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Discussion in 'Thumpers' started by Sock Monkey, Apr 7, 2008.
HighFive did it...
Thanks heaps for the link to HighFive's project. I hadn't seen it before and it's excellent~! Just what I was looking for.
On a light bike like the WR I see no reason not to run a 270 if you do street and mild dirt. They are soft and were squirmy on my heavy KLR but somehow wore really well. I think low HP helps a lot, and on a significantly lighter WR I think they would wear very well.[/QUOTE]
I got about 5000 miles from a 270 on the rear of my WR250R. Traction always seem fine in dry dirt and rocks of southern California. Still had at least 3 mm of tread in center when i swapped it out for an MT 43. The trials tire is wearing faster but gives me much more confidence with traction on the streets and freeways of LA and amazing reaction off road with exception of deep sand. K270 just didn't inspire confidence on freeway interchanges at speed for this noob. Felt squirmy and I always felt like I had to slow down to hold the lane.
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NP J dub dub. Are you planning on doing it, or just kinda seeing how hard it'll be? If you do it, please let us know here how it goes for you :)
Just trying combos to see if I can find an inexpensive substitute for the OEM trailwings. I am running the 270 on the front and a 606 rear. Had it out today and it felt a little loose on pea gravel but otherwise ok on hard pack dirt, even wet surface considering it is a defective tire. Not a supermoto tire but it is fresh so it is holding on tarmac OK>
ps. Next up are Shinko 700 series, then following that a Duro 903/4 combo on Markk53's recommendation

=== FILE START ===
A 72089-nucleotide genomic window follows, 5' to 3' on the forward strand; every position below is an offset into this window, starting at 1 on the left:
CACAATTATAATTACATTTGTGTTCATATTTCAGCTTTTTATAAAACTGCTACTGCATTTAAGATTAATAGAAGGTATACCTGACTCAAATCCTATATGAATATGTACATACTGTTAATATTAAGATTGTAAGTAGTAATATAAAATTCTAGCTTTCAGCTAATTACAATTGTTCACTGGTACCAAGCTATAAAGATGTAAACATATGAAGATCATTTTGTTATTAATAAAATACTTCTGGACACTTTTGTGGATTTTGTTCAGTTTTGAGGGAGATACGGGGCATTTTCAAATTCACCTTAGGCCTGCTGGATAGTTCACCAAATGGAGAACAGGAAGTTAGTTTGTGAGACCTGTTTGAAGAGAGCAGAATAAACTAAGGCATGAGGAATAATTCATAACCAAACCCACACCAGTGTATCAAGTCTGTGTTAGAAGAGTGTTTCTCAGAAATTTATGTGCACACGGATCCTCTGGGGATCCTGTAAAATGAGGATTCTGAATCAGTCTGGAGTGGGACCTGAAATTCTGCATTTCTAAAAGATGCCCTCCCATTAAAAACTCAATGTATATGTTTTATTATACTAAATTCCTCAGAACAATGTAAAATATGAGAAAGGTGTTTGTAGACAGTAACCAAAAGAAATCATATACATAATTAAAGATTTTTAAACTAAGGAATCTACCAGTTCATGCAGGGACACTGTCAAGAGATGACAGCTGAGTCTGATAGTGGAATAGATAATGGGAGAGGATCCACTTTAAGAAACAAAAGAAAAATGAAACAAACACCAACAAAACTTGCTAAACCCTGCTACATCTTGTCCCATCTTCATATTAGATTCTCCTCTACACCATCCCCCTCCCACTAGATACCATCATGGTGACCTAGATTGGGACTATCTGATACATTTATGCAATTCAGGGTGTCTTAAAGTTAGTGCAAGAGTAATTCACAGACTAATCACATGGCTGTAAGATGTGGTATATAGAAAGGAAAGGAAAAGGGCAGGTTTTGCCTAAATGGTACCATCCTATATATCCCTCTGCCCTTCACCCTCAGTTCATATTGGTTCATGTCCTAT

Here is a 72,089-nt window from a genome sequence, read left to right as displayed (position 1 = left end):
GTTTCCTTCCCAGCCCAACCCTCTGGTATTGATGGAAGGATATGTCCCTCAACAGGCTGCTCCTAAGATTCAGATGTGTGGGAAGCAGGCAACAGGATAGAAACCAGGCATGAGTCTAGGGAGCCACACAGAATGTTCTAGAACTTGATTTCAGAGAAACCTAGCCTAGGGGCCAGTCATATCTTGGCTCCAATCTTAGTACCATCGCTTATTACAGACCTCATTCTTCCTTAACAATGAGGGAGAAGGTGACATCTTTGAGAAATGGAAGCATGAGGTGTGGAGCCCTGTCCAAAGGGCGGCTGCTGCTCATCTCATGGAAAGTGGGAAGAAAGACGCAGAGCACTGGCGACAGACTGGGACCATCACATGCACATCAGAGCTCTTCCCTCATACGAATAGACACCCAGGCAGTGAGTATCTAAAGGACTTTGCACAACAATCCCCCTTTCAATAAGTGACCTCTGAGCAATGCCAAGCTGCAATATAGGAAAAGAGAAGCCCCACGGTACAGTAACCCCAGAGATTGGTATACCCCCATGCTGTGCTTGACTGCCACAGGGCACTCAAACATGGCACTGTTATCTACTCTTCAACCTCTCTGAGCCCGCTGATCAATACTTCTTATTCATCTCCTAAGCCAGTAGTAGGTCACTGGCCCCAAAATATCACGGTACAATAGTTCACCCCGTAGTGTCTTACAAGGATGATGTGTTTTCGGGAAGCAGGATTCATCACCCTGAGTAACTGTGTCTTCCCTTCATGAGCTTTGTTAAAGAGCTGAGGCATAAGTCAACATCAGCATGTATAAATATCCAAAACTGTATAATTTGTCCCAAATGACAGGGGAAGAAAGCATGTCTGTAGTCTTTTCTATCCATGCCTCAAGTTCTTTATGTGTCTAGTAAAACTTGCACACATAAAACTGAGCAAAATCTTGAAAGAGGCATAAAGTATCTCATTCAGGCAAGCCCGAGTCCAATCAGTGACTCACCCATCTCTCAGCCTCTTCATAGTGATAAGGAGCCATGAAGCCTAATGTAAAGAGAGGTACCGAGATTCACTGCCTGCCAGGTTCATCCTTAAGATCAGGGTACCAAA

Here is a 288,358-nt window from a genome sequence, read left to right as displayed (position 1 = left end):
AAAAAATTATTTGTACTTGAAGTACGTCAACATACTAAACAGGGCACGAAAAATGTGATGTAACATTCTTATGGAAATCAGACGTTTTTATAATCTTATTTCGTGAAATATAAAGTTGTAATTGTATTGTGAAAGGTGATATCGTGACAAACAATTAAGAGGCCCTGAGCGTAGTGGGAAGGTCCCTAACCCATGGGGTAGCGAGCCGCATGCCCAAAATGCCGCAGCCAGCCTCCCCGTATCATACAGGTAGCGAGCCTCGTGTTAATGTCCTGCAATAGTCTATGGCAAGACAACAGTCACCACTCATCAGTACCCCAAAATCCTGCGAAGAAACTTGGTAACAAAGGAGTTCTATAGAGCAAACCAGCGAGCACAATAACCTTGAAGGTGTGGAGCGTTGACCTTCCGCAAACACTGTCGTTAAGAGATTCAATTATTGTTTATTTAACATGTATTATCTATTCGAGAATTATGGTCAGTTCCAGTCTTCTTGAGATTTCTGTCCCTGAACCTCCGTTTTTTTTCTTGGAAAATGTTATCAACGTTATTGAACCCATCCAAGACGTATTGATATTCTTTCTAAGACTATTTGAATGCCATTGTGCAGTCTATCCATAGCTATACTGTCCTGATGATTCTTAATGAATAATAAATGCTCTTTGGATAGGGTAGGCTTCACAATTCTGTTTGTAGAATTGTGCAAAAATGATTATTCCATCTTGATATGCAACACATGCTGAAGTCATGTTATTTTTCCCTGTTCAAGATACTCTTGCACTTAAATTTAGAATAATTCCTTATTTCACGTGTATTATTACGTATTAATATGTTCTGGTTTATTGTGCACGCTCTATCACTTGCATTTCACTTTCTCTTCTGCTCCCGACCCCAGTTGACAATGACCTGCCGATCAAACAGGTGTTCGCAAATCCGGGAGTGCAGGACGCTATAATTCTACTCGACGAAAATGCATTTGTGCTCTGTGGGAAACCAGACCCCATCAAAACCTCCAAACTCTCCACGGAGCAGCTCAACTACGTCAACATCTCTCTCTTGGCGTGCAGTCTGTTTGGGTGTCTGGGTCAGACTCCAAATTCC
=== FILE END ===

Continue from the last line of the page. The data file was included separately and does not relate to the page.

My WR came to me with Kenda 270. I haven't had it on the trails yet, but it sucks in snow That's all I tell you until the snow melts. Anyway, as soon as it is worn out, I'll be putting Trakmasters on it. I had them on my KLR250 and loved them in mud, sand, gravel, and okay on the street till about 70mph.
Actually he brought both is KTM 450 and WR250R.. but I got a msg from him saying he thinks he's riding the WR so he doesn't have to worry :)
He was having a tough time picking one. Last I heard he was taking the Ktm.
Nice to have choices..
Had my WR to Baja plenty times, always makes it back. Did change out the fuel pump before the last trip.
Finally got a chance to put some miles on it yesterday. Quite happy with everything so far. I find that you really got to ride it hard to go fast but it is plenty fast when ridden hard. It handles very quick especially in first gear, It will just dart all over where ever you point it. I do really like it and it is fun, I probably wont get to ride it as much as I should because I also have a BIG XT, the 1200, And that bike is just addictive to ride. The best bike I have ever ridden! Steve